Specific types of headache
Migraine, cluster headaches, post-concussion headache
Cervicogenic headache, occipital neuralgia
The basis of how occipital nerve block works in the primary headache is likely related to the convergence of the functional connection between the sensory inputs from the occipital segments with the nuclei of the trigeminal nociceptive system (the trigeminocervical complex). From there, the neural circuit connects further to thalamus and cortex. Temporary suppression of the inputs from the greater occipital nerve (GON) may lead to modulation of central nociceptive pathways and reducing central sensitization.
Traditionally, the GON block is performed with blinded approach relying on the anatomic landmarks at the level of the superior nuchal line. This approach poses a higher risk to injection in the occipital artery and/or block failure. Complication rates of 5–10% have been reported, including dizziness, blurred vision, and syncope. Use of ultrasound has been shown not only to reduce the risks but also to improve the block efficacy.
The greater occipital nerve (GON) originates from the medial branch of the dorsal ramus of the C2 spinal nerve, with contributions from the C3 dorsal ramus.
The GON exits below the posterior arch of the second cervical vertebra, curves around the inferior oblique capitis (IOC) muscle, and travels cephalad in an oblique trajectory between the inferior oblique capitis and semispinalis capitis (SSC) muscle. At this site, the GON is susceptible to potential entrapment. The GON then perforates the trapezius muscle and ascends medial to the occipital artery to innervate the posterior cutaneous aspect of neck and scalp (Fig. 2.1).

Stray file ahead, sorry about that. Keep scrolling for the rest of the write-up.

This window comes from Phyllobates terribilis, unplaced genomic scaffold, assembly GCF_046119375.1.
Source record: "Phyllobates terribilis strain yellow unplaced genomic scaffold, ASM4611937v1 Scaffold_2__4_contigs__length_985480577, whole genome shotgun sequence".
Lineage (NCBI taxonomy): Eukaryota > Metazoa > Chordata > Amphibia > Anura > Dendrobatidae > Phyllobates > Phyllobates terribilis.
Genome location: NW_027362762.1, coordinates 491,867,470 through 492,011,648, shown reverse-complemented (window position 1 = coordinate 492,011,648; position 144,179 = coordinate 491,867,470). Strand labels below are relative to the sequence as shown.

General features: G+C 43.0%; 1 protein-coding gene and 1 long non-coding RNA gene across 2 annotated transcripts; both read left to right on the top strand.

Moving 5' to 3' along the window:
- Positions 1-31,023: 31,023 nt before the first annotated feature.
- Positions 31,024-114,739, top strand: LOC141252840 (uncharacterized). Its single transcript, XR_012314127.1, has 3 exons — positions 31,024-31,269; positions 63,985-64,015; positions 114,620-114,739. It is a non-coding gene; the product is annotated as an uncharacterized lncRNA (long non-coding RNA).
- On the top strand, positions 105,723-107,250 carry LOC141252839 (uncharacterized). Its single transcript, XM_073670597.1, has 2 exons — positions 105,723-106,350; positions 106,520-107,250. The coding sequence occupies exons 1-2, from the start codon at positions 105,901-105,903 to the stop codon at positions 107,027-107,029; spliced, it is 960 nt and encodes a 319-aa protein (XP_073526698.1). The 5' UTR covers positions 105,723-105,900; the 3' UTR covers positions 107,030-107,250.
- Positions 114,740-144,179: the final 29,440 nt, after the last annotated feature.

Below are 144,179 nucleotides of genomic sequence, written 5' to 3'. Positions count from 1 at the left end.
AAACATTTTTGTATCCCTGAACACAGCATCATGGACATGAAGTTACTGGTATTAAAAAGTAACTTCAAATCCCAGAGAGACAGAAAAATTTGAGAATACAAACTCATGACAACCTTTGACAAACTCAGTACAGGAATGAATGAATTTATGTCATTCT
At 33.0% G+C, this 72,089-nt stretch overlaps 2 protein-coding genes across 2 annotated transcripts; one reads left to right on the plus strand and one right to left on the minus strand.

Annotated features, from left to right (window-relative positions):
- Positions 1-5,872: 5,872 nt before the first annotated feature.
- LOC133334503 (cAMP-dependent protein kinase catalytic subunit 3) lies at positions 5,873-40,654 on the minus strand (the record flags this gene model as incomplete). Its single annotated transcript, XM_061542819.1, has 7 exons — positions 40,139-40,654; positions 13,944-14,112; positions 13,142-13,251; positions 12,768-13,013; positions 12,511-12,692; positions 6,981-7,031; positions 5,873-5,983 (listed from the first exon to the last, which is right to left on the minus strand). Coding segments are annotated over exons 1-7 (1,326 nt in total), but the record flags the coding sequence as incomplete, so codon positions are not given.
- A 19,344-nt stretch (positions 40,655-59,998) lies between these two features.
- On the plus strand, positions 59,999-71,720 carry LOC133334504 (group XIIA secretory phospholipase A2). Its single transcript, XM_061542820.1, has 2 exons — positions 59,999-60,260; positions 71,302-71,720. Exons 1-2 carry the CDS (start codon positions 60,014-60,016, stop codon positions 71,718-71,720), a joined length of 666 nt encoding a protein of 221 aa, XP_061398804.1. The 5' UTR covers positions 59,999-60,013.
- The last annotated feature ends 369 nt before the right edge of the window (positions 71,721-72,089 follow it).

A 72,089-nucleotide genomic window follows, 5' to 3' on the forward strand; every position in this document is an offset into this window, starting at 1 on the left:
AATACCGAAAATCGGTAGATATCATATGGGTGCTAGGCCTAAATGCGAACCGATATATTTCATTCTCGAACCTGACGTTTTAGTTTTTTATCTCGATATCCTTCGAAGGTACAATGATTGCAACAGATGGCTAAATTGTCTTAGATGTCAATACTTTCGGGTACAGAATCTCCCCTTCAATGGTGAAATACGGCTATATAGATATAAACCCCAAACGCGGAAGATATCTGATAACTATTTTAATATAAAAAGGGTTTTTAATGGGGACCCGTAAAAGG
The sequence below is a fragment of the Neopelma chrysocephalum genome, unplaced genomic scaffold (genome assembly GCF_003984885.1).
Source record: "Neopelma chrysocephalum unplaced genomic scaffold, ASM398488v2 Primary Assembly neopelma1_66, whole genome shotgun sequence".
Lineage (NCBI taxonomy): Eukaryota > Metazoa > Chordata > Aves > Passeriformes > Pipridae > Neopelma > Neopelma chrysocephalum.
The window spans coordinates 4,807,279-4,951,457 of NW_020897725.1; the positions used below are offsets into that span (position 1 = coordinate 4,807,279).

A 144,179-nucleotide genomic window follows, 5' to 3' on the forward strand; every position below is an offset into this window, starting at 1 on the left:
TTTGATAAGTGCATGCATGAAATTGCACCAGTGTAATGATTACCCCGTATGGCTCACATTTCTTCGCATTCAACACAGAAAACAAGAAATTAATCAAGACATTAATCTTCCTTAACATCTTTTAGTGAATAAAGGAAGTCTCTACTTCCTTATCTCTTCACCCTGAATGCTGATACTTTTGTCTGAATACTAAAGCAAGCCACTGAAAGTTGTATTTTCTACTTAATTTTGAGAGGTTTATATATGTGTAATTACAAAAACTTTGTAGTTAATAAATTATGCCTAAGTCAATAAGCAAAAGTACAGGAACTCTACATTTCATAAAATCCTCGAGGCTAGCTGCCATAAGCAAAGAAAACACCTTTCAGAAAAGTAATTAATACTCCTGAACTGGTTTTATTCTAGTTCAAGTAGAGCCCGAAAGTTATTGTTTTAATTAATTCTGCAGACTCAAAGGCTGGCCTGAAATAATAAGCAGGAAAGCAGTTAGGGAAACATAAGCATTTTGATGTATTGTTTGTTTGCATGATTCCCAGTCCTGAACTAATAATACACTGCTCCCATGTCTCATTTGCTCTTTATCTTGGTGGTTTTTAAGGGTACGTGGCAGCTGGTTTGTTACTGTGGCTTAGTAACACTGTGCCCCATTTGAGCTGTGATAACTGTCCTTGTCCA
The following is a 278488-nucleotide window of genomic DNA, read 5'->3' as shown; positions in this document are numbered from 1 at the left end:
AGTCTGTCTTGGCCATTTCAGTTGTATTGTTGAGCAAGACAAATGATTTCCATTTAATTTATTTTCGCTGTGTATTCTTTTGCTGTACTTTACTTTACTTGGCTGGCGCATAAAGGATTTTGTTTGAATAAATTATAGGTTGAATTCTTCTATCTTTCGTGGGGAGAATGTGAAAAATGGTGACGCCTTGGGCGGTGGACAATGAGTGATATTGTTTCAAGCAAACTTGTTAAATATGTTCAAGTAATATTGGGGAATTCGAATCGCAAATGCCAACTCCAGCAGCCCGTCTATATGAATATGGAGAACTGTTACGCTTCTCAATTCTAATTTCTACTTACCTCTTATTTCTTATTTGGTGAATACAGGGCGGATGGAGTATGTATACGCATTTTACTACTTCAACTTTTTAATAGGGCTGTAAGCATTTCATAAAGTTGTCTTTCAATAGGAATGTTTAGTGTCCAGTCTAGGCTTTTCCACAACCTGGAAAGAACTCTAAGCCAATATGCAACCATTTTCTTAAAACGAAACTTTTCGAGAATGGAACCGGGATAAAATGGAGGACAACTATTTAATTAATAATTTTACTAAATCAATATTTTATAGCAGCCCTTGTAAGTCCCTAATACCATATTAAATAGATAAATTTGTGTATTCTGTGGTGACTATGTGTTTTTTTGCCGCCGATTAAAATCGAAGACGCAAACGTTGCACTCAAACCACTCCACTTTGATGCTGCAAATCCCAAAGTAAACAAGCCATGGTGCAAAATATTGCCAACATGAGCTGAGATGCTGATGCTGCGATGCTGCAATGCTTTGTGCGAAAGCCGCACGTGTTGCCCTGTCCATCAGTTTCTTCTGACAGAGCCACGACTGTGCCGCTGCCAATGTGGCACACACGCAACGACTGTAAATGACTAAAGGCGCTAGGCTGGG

The lesser occipital nerve (LON) is the most cephalad branch of the superficial cervical plexus beneath the sternocleidomastoid muscle. It is formed by fibers of the ventral rami of C2 and C3 and curves around its posterior border to run cranially to the parieto-occipital area where it splits in its terminal branches to innervate the lateral part of the occiput (skin behind and above the ear) (Fig. 2.2).
The diagnosis of a specific headache type can be made according to the International Head Society (IHS) classification. The occipital nerve block plays a diagnostic role in the diagnosis of occipital neuralgia and cervicogenic headache. For the other aforementioned headaches, the nerve block can be considered in patient’s failure to respond to conservative management.
The Greater Occipital Nerve: Two Different Target Locations
Proximal Approach at Level of C2
Position: Prone with head and neck flexed
Probe: Linear, 12–18 MHz
The key landmarks are the spinous process of C2 and the inferior oblique capitis muscle.
Scan 1: Occipital protuberance (probe in transverse orientation (Fig. 2.3).
Scan 2: Spinous process of C2. It showed a bifid bone structure below the occiput (Fig. 2.4).
Scan 3: The transducer is moved laterally to visualize the inferior oblique capitis (IOC) muscle and semispinalis capitis (SSC) muscle; to maximize the image of this muscle, the lateral end of the probe is rotated slightly in a cranial direction to bring the transducer parallel to the long axis of the muscle (Fig. 2.5). With this movement, the C2 lamina appears boat-shaped, and IOC is cradled within it. The plane between the IOC and SSC is visualized. Greater occipital nerve (GON) is sandwiched between the IOC and SSC muscles. LON-lesser occipital nerve, SCM-sternocleidomastoid.